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  • Several of the plant extracts that showed interaction with E

    2019-10-15

    Several of the plant extracts that showed interaction with ERα and ERβ have differing reports concerning estrogenicity and receptor binding. Extracts of dong quai stimulated MCF-7 proliferation but failed to increase uterine weight or transactivate either ERα or ERβ in a cell assay (Amato et al., 2002). Conflicting results on the estrogenic activity of black cohosh in MCF-7 proliferation assays have been reported (Amato et al., 2002; Bodinet and Freudenstein, 2002; Lau et al., 2005; Liu et al., 2001a, b; Powers and Setzer, 2015; Zierau et al., 2002). There is evidence that the phenolic components in black cohosh have SERM activity (Powers and Setzer, 2015; Seidlova-Wuttke et al., 2003). Reports of varying ER binding activity for saw palmetto and Korean ginseng may be due to differences in extract source, extraction or assay methods (Allkanjari and Vitalone, 2015; Amato et al., 2002; Di Silverio et al., 1992; Elghamry and Hänsel, 1969; Liu et al., 2001a, b). A relatively low binding affinity for ERα and ERβ to dong quai, black cohosh and saw palmetto was observed. Several factors related specifically to plant extracts can contribute to discrepancies in binding assay data reported in the literature. Phytoestrogen production can vary among plant populations (Hloucalová et al., 2016). Extraction methods can eliminate a previously unidentified estrogenic L002 mass from the test mixture or convert natural compounds into active or inactive receptor binding forms. For example, Korean ginseng had insignificant receptor binding in the assay; however, red ginseng, a reddish-brown root obtained by hot water treatment of scraped Korean ginseng roots, had 70 times higher EBE concentration in the ERβ assay (Craker and Simon, 1989; Gray et al., 2016) The literature may not always specify activity based on a concentration/g plant weight, making it difficult to compare results between studies. Early studies examined ER binding of phytoestrogens using uterine or MCF-7 receptor preparations, a cancer cell type in which ERα may be the predominantly expressed receptor (Matsuzaki et al., 1999; Vladusic et al., 2000). Although ERα and ERβ are co-expressed in some tissue types, the occurrence of ERβ isoform can predominate in certain tissue types such as gastrointestinal tract, lung, bladder, vascular endothelium of the endometrium, granulosa cells of the ovary and L002 mass epithelial cells of the prostate (Chakraborty et al., 2012; Critchley et al., 2001; Kuiper et al., 1998; Lecomte et al., 2017a, 2017b; Zhao et al., 2008). Through use of this assay, estrogen receptor binding was detected in some plant extracts not previously identified as estrogenic in the literature. Seed extracts from Queen-Anne’s lace, a common biennial found worldwide, bound weakly to ERα and ERβ in the binding assay. Although no estrogenic activity for this plant has been shown, it has been used for hundreds of years as a morning-after contraceptive and abortifacient and was shown to cause diminished progesterone production in rabbit ovary (Keenan et al., 1997). Compounds from these plants which interact with the ER may have novel structures yet to be identified.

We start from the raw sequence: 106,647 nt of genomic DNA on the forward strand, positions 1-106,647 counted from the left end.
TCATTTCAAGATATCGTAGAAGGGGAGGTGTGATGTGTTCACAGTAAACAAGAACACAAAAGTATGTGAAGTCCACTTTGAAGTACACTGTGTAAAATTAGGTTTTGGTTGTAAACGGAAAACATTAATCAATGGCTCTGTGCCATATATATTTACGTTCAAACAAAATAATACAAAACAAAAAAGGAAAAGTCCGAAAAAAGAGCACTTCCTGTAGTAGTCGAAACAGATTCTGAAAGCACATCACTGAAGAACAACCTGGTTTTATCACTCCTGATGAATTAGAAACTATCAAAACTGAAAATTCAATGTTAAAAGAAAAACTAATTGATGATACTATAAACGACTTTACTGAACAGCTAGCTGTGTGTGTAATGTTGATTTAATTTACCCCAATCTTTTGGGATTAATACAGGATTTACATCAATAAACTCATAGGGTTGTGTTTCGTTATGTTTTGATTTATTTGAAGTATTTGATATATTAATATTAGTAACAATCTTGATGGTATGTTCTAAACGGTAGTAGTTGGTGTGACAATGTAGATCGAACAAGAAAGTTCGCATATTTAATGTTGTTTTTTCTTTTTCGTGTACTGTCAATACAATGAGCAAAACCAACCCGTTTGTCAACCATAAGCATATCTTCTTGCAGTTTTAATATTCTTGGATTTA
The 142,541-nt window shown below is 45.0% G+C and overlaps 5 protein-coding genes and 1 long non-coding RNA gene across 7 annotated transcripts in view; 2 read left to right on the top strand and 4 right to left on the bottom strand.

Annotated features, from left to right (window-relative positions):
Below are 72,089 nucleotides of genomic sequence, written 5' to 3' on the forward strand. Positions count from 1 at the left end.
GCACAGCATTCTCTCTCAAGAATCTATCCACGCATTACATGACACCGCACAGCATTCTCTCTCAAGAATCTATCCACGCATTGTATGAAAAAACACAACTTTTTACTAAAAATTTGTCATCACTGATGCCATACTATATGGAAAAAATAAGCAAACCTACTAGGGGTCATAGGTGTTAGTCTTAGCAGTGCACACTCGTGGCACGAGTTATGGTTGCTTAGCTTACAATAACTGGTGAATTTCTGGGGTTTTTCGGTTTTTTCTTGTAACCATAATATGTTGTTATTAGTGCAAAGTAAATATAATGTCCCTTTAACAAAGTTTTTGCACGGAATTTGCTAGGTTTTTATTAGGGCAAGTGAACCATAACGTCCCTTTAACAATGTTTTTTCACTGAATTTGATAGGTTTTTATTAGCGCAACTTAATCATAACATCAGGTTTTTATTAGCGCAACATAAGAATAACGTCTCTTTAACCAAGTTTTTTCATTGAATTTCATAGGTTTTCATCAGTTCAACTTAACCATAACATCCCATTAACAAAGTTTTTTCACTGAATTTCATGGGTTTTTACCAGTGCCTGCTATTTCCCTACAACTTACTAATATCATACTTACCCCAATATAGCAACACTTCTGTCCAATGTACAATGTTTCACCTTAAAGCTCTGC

Declaration of interest
    Acknowledgments
    Steroid hormones exert a pivotal role in the lung [1], [2]. However, only glucocorticoids and their receptors have been extensively studied in lung pathologies, while the impact of sex steroids is partially explored and controversial. Accumulating evidence supports the relevance of sex steroids in lung development, inflammation, and cancer [3]. They affect local synthesis and lung aromatase activity, cell type-specific activity of androgen and estrogen and the detection of sex steroid receptors in normal lung, asthma [4], [5], [6], cystic fibrosis in vivo models [7], [8], [9] and in lung cancer cell lines [3], [10], [11], [12], [13], [14], [15], [16] and tumors [17], [18], [19]. Additionally, in lung cancer, a clear sex difference has been reported, evidenced in prevalence, histological type, mutational burden and prognosis [9], [10], [11], [20], [21]: (i) Women are predominantly affected by adenocarcinomas (ADC), while men by squamous cell carcinomas (SCC); (ii) women survive longer and respond better to treatment, but seem to be more vulnerable to tobacco exposure than men; (iii) lung cancer incidence rates in males are either decreased or stable over the last decade, while an increase is mentioned in females [22]. These data support a potential role of estrogen receptors (ER) in non-small cell lung carcinoma (NSCLC).